Review – Dog Lover

One of the better quick-filler games that can be played with almost anybody is Cat Lady, a quick card drafting game that can be explained in a couple of minutes and even your non-gamer cat lady grandma can pick up (as long as Fluffy doesn’t jump up on the table and keep distracting her).

But what about the other popular animal companion, man’s best friend and all of that?

Don’t worry. Designer David Short and Alderac Entertainment Group have you covered.

Yes, Dog Lover is the latest game in this card-drafting genre, but is a step up in the complexity department.

The game has artwork by Kali Fitzgerald and was published in 2021.

The game feels a lot like Cat Lady, but ramped up with some new mechanisms and card types.

Boardgame Geek says that it “reimplements” Cat Lady, but I would almost call it a progression than a reimplementation.

How does it compare, and does it succeed on its own merits?

Let’s take a look.

In Dog Lover, there is another 3×3 grid of cards from which players will be choosing cards, but the mechanism is different.

Instead of taking a row or column of cards, though, players will be taking cards based on one of the “trick” cards they have.

Each player will start with one trick. You can either play the basic version where everybody has the same trick, or you can play a bit more advanced where each player has a different trick.

One of the non-standard starting tricks

On your turn, you will take cards from the grid based on the boxes on your trick. The only rule is that you can’t take two or three cards from the row/column where the black guard dog is.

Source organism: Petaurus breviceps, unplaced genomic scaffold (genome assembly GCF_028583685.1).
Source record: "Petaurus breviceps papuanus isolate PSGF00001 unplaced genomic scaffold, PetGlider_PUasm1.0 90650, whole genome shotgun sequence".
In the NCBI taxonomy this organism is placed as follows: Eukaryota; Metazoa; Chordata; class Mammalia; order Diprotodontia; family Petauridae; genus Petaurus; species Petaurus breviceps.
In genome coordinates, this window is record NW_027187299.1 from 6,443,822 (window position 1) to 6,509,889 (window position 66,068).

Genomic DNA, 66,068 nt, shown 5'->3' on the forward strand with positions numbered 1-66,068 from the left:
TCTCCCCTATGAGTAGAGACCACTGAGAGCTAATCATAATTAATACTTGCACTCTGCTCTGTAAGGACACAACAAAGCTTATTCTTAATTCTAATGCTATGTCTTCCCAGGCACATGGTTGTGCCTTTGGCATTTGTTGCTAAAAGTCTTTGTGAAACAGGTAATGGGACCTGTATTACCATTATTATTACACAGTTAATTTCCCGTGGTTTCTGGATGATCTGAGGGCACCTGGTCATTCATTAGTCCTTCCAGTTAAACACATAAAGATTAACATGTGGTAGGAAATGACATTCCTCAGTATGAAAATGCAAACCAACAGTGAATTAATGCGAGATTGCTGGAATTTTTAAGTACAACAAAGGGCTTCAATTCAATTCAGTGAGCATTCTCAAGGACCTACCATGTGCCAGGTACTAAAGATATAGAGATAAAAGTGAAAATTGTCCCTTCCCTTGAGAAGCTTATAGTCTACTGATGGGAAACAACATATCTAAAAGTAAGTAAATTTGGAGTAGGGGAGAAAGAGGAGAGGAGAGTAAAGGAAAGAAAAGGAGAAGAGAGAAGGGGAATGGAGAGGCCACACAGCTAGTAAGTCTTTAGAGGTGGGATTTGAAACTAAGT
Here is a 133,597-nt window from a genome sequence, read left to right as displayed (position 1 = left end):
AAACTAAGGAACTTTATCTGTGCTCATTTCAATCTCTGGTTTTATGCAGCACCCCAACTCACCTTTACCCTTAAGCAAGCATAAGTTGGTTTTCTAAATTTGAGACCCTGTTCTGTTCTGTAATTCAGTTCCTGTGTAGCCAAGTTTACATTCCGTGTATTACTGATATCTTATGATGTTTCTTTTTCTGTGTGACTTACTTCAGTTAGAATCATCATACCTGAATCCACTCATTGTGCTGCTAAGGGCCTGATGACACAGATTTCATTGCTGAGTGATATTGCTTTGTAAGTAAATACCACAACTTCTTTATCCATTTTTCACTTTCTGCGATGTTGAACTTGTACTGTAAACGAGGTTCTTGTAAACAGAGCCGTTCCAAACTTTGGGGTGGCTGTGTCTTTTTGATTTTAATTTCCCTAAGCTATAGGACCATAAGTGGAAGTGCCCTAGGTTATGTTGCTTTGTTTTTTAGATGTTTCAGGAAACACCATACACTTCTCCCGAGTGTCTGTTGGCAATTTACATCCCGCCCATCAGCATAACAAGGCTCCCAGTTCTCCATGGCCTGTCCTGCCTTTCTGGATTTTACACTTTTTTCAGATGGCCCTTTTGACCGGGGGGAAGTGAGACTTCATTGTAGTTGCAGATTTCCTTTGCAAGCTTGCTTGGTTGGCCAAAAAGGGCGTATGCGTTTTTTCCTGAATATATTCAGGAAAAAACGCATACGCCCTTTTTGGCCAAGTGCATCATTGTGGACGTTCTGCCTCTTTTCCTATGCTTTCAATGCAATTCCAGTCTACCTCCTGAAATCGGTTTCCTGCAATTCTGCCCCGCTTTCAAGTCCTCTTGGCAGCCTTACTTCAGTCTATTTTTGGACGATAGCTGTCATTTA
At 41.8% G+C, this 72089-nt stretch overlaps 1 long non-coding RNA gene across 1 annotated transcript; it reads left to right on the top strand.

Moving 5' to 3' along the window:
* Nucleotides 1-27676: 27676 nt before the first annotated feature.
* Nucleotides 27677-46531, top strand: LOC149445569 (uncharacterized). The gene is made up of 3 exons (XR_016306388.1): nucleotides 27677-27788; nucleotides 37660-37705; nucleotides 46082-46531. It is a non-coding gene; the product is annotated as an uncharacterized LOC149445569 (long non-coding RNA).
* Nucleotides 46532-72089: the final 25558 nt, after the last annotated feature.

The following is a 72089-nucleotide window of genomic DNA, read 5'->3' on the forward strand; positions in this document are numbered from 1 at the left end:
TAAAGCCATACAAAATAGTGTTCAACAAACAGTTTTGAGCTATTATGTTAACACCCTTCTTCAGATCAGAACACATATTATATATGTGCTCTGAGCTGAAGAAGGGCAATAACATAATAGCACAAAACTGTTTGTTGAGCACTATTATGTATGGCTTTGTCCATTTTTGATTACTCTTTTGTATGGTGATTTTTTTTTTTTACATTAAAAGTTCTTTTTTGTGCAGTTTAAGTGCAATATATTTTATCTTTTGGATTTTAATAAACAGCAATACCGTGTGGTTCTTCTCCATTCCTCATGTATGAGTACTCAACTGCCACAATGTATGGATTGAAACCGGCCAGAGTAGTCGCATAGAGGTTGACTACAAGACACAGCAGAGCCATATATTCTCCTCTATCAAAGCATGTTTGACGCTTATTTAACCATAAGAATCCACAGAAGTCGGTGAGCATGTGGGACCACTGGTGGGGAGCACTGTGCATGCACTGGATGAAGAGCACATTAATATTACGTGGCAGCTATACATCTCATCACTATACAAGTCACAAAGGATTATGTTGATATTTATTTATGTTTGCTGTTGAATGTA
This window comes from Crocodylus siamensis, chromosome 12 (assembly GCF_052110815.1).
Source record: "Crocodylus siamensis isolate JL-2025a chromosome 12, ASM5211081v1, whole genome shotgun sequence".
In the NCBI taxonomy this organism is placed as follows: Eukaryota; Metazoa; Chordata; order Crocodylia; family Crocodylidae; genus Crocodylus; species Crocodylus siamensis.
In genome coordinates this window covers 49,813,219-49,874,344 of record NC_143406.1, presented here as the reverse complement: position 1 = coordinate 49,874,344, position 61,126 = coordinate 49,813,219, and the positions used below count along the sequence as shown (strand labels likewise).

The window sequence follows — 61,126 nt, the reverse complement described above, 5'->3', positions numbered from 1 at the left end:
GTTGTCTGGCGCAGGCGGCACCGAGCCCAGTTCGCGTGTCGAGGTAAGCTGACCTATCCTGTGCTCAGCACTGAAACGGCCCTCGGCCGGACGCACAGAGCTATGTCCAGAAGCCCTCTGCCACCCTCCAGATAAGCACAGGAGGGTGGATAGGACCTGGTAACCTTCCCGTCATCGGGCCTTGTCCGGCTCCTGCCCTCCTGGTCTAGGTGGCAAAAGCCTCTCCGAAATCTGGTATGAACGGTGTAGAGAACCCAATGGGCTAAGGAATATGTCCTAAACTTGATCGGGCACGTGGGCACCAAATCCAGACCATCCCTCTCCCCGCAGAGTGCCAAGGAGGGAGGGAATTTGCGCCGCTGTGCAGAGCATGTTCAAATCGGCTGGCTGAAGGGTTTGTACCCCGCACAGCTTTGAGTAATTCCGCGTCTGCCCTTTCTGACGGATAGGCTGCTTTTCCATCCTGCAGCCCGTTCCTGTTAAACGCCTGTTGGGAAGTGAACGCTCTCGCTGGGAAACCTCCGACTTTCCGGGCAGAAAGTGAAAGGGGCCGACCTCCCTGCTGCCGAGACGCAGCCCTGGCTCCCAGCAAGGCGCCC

You can take one (unlike Cat Lady) but not more. You can rotate the card (but not mirror it) to make sure you get the cards you want though sometimes the cards just won’t be in the right places to get everything.

After you take the cards, you place the guard dog where the asterisk is on the trick, restricting that row or column for the next player.

What cards can you get from the grid?

First, each player starts with a dog, which will give them something to aim for as far as starting food goes.

The dogs come in small, medium, and big varieties, and this can become important in the future. More dogs will come out in the grid.

The dogs also indicate what kind of food they need, which you will also be getting from the grid when you draft cards.

Much like Cat Lady, there is also a bit of set collection with “favorite things” (not toys).

This is the same set collection as Cat Lady but some of these cards might have other uses as well.

You can also collect Adoption cards. For two of these cards, you can get a Rescue Shelter dog, which usually have more powerful abilities or are worth more points.

Mario Andrei Eddie will let you tuck a ball underneath him for 4 points. Whether you want to do that or not may depend on how you are doing with your set collection, as the ball may be worth more points in a set. But you could take both balls!

This brings up one of the new and interesting things: tucking cards.

First, unlike Cat Lady, you actually will keep things like favorite things, bones, etc in your hand rather than in front of you. Thus, you can choose at a later point in the game whether to, for instance, tuck the ball or not.

Some cards you do have to make a choice immediately, though.

For example, you can’t keep Walks in your hand. You have to tuck it under a dog immediately or discard it.

The problem with that being that a dog can only have one Walk, so you have to have an unwalked dog ready for it when you take it.

The most interesting additions to the game, however, are the traits.

When you draft a trait, you have to attach it to the right kind of dog and each dog can only have one trait.

Thus, you have to have a dog ready to receive the trait.

If you don’t, each trait has a penalty that you have to pay in addition to discarding the trait.

For example, Land Lord forces you to discard it and any other card if you can’t place it.

Teacher’s Pet forces you to discard two training cards.

Traits make the dogs worth extra points as well as giving a special ability to the dog.

Rule Breaker lets you tuck unlimited cards underneath it and gives you 2 VP for each card type that’s tucked.

Training cards can either be tucked under a dog (again, only one per dog unless the dog has a trait adjusting that rule) or you can keep them and then spend them to buy new tricks.